> >> trunk is in good shape. Historically, for lack of tools and release
> >> management resources, we often could not get trunk in good shape
> >> quick.
> >
> > And that requires far too much coordination to be practical on a
> > project of this size.
> I don't think this statement has been proven.

Nothing in this discussion is going to be "proven."

> >> 2. Ours 'merge to release branch' process has the advantage that
> >> even if somebody breaks library X in trunk completely, he might
> >> just forget to merge it to release. So, we get improved stability,
> >> at the cost of slow progress. It's often the case that somebody
> >> forgets to merge changes to release branch, especially for
> >> patches and fixes applied outside of one's official libraries.
> >>
> >> So, in comparison, to achieve the same rate of changes and quality,
> >> (1) requires discipline with commits and checking test results,
> >> while (2) requires the same, and additional dancing and coordination
> >> with merges. So, (2) is strictly more complex and error prone, and
> >> should only be done if specific maintainers want separate branches
> >> for their components.
> >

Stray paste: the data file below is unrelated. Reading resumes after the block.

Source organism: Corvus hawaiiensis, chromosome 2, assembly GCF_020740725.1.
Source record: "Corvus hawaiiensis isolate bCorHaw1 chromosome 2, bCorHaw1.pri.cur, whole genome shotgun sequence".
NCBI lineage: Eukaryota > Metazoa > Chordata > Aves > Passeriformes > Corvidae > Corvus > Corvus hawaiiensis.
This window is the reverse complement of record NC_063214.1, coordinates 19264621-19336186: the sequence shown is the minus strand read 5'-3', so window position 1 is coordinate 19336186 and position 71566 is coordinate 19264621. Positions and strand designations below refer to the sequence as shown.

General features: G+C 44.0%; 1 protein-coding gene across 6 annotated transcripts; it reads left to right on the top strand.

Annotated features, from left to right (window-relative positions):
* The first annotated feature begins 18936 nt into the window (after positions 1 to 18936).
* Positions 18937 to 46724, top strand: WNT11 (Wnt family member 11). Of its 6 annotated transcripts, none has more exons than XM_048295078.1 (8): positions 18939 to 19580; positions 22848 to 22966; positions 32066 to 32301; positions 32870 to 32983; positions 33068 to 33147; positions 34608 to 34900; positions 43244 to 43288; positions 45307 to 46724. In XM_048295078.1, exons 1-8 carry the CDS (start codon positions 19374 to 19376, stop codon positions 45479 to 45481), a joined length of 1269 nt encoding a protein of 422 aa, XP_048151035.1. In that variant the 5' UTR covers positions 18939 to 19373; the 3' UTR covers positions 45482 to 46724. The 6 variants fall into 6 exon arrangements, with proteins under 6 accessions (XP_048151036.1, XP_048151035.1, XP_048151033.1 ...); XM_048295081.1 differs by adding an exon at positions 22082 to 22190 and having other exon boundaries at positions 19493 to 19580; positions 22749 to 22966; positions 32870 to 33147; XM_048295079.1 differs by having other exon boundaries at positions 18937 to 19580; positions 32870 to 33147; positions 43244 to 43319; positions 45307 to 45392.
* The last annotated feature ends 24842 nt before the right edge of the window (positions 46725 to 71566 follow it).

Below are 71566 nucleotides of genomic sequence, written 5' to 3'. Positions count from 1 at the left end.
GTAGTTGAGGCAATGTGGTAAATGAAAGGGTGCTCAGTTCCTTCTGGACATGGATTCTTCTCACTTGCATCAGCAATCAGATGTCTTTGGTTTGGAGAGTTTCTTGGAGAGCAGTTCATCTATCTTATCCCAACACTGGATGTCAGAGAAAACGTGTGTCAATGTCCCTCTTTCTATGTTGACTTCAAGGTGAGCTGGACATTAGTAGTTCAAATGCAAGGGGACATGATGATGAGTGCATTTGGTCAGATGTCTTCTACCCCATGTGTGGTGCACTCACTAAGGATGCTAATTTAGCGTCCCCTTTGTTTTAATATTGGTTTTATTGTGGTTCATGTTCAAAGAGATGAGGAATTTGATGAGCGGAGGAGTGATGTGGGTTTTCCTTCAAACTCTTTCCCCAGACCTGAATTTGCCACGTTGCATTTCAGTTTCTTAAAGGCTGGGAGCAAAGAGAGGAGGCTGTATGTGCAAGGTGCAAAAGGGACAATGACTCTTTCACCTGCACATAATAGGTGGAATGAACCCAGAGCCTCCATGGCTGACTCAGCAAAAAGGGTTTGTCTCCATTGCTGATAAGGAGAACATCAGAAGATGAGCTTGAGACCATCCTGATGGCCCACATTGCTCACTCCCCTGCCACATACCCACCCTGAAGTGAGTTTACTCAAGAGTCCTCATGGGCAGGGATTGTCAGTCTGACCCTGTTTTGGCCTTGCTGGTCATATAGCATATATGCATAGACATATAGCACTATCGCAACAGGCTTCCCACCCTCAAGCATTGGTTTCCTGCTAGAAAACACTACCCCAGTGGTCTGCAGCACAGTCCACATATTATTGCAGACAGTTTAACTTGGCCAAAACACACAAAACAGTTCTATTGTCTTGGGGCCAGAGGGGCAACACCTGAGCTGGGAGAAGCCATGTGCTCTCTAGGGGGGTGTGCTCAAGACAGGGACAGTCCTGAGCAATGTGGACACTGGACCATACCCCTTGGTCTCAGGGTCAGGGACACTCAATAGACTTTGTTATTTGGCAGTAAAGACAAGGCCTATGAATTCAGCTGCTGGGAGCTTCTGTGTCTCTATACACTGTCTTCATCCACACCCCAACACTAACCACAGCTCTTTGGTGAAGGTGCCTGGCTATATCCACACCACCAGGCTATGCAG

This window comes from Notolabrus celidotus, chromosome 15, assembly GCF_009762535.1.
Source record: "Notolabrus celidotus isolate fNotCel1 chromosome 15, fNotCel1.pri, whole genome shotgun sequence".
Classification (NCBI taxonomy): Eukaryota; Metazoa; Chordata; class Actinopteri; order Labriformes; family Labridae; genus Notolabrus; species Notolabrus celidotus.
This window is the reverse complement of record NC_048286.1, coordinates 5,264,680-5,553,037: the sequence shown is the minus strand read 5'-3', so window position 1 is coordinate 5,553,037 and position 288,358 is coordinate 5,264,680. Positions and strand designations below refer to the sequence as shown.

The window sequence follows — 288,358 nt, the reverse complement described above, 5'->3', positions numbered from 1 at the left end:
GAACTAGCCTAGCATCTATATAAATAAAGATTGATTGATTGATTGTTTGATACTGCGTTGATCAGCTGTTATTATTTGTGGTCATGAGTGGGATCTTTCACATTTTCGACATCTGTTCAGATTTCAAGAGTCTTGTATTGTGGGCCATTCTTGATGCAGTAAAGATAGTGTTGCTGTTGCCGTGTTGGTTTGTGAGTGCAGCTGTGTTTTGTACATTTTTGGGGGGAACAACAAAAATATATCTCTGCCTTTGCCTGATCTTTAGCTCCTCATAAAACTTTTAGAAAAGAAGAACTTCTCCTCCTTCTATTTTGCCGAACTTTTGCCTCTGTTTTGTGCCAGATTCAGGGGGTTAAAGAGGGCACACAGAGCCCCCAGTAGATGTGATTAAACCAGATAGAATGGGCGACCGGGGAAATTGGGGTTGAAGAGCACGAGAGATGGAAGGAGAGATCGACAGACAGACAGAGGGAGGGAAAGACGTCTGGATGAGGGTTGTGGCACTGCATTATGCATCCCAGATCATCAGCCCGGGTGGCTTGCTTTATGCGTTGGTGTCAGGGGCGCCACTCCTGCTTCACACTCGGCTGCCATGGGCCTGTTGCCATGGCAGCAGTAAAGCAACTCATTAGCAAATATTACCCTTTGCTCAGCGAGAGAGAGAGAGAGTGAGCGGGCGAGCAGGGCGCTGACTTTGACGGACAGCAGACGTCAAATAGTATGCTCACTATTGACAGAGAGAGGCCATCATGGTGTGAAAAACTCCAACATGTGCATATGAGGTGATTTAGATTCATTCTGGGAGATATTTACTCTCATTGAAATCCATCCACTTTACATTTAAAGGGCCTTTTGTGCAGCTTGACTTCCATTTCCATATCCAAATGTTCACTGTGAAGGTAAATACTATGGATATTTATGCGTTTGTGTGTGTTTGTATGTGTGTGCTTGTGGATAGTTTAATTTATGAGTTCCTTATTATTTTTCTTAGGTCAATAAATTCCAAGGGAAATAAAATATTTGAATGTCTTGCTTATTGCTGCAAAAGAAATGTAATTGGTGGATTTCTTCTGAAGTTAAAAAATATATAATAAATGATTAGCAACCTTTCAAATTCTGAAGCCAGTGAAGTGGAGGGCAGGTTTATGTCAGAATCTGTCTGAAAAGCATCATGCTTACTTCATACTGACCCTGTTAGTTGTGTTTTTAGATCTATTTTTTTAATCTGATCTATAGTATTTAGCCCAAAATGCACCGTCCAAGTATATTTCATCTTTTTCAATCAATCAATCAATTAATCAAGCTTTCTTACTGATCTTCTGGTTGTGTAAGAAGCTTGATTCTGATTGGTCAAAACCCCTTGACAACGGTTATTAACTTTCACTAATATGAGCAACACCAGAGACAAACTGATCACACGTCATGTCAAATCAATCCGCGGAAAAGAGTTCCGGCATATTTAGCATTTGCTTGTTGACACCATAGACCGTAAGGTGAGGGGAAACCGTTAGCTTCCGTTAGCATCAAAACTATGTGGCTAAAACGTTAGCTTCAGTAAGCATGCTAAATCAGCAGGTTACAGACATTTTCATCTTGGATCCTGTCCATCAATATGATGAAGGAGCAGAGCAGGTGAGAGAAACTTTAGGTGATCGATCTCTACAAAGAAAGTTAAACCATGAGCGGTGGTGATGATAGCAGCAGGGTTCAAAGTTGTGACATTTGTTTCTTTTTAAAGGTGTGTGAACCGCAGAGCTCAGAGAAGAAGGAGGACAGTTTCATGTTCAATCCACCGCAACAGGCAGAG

> > Anyone can make a separate branch at any time no matter which
> > procedure is used.
> And? (2) still requires more effort.

No argument. I am just saying that the one condition under which you
say 2 "should only be done" isn't even really valid.

> >> >> What you propose breaks this useful thing, because:
> >> >>
> >> >> - Only release managers "pull" into the unified thing
> >> >
> >> > Not really. The individual library developers determined which
> >> > versions will be automatically pulled into the unified thing by
> >> > tagging their individual releases as STABLE.
> >>
> >> There are two problems here:
> >>
> >> 1. Just like library developers forget to merge to release, they
> >> will forget to tag those 'releases'
> >
> > That's totally up to the library developer. Library developers